An Historian's Dilemma
"An event enters 'history' when it is recorded. But there may be multiple, and competing histories; as there are multiple, and competing, eyewitness accounts." – Joyce Carol Oates
John and Judy Come Out Swinging
FIVE INDIVIDUALS WERE INDUCTED into the USAT Triathlon Hall of Fame at a ceremony on June 26 at Navy Pier in Chicago: Pro triathlon great Mike Pigg; age-group legend Sister Madonna Buder, the wonderfully eccentric Tom Warren, winner of the 1979 "Iron Man"; and John and Judy Collins, who were recognized by the Hall as co-founders of the Ironman, and who came out swinging in their acceptance speeches against any past, present or future telling of the Ironman Creation story but the official Collins-approved version.
In theory it is a hard point to argue. The Collins' were there, after all. Their place among the Founding Mothers and Fathers of Triathlon is irrefutable. But the story is nearly four decades old, and absolute authenticity is a slippery thing to grasp for any period of time, especially after multiple retellings. For those of us who hold and tell the history of the sport, the Collins' closing comments at the celebration raised significant questions for triathlon historians: Is the past retold more accurately, or less so, over time? And is it the details that matter most, or the historical impact? Do we settle for the story or revel in the myth?
McGillivray Introduces Mike Pigg
History was not the issue for Mike Pigg, whose induction into the Hall was an acknowledgement that nice guys sometime do finish first. In his acceptance speech, Pigg was as charmingly down to earth as he was during his competitive prime, eloquent in his lack of pretension. He gave special thanks to his wife, Marci, and his former business manager and now fellow Hall-of-Famer, Dave McGillivray, who flew into Chicago from Boston for the sole purpose of introducing his close friend and former client. Addressing his 16-old twin children, Chloe and Christian, from the podium, Pigg, using himself as the best possible example, encouraged them to 'follow your dreams, follow your hearts." Known and widely recognized for his fearless, go-for-broke racing style and for being the man who shattered the dominance of the Big Four back in the mid-1980's and early 90's, Mike Pigg is also much loved – for being... well, Mike Pigg. If that is not a way to teach your children well, then such a thing does not exist. Link HERE to Scott Tinley's recollection of the Pigg Man.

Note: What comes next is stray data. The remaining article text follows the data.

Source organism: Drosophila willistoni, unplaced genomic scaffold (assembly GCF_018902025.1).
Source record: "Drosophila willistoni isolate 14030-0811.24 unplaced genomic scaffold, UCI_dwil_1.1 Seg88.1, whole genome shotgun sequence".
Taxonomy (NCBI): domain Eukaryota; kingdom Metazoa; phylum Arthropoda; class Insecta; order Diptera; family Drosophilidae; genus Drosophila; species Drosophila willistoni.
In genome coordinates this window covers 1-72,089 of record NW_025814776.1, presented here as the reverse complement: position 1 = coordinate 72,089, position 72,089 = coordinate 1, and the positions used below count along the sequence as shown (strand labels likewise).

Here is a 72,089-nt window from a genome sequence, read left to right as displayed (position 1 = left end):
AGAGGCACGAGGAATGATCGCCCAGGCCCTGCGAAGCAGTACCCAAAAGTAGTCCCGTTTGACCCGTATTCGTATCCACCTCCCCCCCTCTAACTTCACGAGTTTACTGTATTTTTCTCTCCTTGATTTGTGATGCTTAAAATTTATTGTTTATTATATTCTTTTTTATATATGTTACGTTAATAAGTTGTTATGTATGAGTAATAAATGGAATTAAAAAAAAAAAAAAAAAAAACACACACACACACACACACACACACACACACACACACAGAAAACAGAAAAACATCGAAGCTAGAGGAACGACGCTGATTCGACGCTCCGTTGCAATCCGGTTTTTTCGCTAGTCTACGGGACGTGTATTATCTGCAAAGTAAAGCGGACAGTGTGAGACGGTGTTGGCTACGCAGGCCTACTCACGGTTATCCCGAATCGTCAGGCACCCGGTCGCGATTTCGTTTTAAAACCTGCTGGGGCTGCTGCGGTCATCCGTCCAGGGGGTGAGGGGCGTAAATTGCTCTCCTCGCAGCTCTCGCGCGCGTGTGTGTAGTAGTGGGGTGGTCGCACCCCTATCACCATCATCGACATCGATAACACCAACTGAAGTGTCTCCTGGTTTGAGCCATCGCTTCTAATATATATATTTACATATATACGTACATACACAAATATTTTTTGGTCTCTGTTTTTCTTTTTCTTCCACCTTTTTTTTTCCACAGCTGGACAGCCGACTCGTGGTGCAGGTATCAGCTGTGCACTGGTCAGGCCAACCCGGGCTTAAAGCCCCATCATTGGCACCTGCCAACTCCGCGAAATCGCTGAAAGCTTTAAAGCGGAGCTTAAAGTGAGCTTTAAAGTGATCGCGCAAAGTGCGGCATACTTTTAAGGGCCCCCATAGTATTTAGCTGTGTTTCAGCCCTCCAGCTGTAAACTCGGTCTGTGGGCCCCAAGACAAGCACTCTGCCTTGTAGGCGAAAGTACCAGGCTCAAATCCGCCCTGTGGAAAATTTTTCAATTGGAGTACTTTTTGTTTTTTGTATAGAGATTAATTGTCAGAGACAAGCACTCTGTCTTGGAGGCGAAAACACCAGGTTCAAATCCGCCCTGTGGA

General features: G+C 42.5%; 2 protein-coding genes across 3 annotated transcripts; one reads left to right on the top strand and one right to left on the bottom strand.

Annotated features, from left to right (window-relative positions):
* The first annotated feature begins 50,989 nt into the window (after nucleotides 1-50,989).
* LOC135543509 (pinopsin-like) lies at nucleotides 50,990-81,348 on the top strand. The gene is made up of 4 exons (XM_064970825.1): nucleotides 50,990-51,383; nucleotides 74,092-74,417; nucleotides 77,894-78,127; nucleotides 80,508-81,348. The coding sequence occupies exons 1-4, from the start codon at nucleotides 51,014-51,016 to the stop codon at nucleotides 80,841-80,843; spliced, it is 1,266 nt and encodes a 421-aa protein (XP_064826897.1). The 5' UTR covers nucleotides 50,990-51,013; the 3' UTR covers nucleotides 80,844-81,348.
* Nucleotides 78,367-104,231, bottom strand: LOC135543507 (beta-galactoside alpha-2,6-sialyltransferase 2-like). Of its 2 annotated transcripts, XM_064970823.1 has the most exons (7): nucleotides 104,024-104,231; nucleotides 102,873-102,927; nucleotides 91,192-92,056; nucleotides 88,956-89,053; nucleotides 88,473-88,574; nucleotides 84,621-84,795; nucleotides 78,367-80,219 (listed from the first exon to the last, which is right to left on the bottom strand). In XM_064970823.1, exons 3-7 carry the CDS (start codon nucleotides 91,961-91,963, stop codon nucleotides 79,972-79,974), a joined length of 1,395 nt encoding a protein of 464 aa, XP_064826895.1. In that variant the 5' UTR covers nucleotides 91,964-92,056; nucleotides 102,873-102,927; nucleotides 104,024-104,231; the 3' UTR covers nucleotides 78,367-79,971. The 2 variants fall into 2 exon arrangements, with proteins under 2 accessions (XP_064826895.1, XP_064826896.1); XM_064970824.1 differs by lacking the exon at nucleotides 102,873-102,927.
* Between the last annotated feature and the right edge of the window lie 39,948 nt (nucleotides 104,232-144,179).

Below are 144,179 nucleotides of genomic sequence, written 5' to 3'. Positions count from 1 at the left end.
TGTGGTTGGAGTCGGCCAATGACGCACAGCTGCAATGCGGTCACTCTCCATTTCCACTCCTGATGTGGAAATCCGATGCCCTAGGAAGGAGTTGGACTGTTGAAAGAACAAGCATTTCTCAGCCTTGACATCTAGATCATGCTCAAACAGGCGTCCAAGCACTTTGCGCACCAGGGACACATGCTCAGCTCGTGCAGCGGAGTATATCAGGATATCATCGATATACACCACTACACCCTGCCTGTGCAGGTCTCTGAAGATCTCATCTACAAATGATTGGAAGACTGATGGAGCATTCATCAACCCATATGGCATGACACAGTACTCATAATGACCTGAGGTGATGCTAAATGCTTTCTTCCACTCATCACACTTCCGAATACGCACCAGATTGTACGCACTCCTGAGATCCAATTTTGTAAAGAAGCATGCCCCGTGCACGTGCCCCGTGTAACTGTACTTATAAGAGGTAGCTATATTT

Sister Buder, Amazed and Amazing
As for Sister Buder, the honor apparently came as a genuine surprise. She seemed flabbergasted to be on stage, yet at the same time expressed a charming sense of entitlement, musing to the crowd that, upon reflection, she had, after all, been breaking age barriers in the sport for early 40 years. Neither the audience nor USAT needed to be convinced, although Buder was obviously still trying to get her arms around it. The fact is, Buder is a triathlon icon. She has been a PR bonanza for the sport since her early days in the 1980's with the Bud Light U.S. Triathlon Series, and the number of older athletes she has inspired probably cannot be counted. In her long career she has completed hundreds of triathlons and dozens of Ironman-distance events. She is the sport's Patron Saint of Back-of-the-Packers, a throwback to the early days when eccentricity ruled over physical prowess. True to triathlon form, Buder's acceptance speech focused not on teary-eyed nostalgia, but rather on her recent recovery from a broken hip and subsequent attempt to qualify, at age 83, for the 2014 Ironman in Kona. The power of prayer came up, of course. And she did cry a bit – at the end – when she called the people in the sport her family. It was corny, genuine, touching and absolutely perfect.